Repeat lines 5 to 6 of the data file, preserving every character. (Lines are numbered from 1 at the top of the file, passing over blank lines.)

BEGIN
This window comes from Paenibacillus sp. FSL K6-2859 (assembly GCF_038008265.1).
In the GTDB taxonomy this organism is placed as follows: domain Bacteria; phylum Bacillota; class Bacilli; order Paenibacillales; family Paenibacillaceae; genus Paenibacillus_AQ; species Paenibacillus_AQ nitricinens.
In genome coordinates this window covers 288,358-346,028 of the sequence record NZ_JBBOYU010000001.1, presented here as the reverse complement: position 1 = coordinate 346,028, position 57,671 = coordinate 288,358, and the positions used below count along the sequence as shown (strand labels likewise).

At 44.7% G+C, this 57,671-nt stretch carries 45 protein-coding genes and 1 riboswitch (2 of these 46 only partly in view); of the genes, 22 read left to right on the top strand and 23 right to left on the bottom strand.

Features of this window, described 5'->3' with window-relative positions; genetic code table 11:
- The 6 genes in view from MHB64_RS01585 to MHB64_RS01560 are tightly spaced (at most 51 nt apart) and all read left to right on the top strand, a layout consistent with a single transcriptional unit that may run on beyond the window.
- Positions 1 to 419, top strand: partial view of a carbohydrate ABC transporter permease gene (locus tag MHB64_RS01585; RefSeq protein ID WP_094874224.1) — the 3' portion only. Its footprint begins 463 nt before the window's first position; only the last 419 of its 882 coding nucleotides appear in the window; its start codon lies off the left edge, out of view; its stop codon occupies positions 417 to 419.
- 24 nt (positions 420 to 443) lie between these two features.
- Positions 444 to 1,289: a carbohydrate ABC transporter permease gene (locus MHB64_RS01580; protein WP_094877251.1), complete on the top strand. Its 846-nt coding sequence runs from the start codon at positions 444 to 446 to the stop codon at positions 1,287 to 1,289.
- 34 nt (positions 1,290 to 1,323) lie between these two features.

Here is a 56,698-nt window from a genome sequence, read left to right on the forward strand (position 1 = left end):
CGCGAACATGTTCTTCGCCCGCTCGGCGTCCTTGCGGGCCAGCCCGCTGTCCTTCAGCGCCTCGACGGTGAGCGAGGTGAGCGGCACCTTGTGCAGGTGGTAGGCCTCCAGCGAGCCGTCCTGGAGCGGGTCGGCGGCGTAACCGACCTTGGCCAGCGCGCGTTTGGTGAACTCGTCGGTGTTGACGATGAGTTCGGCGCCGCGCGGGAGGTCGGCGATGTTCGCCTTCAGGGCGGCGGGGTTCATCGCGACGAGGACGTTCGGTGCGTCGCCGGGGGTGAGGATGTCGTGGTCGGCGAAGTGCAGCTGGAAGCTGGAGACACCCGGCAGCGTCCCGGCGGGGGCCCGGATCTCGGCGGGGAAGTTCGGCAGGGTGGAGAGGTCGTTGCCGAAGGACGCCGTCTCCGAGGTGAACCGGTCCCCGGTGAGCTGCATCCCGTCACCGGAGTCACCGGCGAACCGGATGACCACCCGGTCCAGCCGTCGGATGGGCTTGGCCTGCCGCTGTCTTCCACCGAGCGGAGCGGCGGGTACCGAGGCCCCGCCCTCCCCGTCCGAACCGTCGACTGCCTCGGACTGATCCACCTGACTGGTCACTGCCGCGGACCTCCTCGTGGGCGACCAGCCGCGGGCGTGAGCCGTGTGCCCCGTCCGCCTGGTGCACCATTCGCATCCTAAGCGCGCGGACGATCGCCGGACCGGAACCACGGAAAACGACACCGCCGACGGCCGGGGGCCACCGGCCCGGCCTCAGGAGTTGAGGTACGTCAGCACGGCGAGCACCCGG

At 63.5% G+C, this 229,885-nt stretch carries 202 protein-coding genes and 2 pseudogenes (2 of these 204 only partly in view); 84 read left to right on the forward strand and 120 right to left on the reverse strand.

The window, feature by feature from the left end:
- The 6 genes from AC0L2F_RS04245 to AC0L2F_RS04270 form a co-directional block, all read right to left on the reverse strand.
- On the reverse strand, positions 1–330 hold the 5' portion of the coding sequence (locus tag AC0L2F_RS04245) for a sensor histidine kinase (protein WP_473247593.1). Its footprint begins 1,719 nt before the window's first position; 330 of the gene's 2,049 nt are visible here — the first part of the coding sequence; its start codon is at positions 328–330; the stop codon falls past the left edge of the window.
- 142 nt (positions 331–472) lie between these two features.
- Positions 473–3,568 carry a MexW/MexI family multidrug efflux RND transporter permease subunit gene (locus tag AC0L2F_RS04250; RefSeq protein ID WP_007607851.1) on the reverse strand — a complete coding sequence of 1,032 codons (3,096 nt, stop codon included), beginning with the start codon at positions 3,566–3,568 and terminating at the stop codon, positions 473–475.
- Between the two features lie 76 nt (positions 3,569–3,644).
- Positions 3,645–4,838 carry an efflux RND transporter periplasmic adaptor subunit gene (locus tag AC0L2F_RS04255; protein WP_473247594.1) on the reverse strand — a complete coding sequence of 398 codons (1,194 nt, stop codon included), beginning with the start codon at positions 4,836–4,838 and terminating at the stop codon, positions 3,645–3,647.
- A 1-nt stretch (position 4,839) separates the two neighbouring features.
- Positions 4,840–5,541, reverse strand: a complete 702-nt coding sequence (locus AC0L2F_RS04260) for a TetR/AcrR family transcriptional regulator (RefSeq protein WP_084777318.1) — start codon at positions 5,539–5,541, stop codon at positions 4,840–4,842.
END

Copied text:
Features of this window, described 5'->3' with window-relative positions; genetic code table 11:
- The 6 genes in view from MHB64_RS01585 to MHB64_RS01560 are tightly spaced (at most 51 nt apart) and all read left to right on the top strand, a layout consistent with a single transcriptional unit that may run on beyond the window.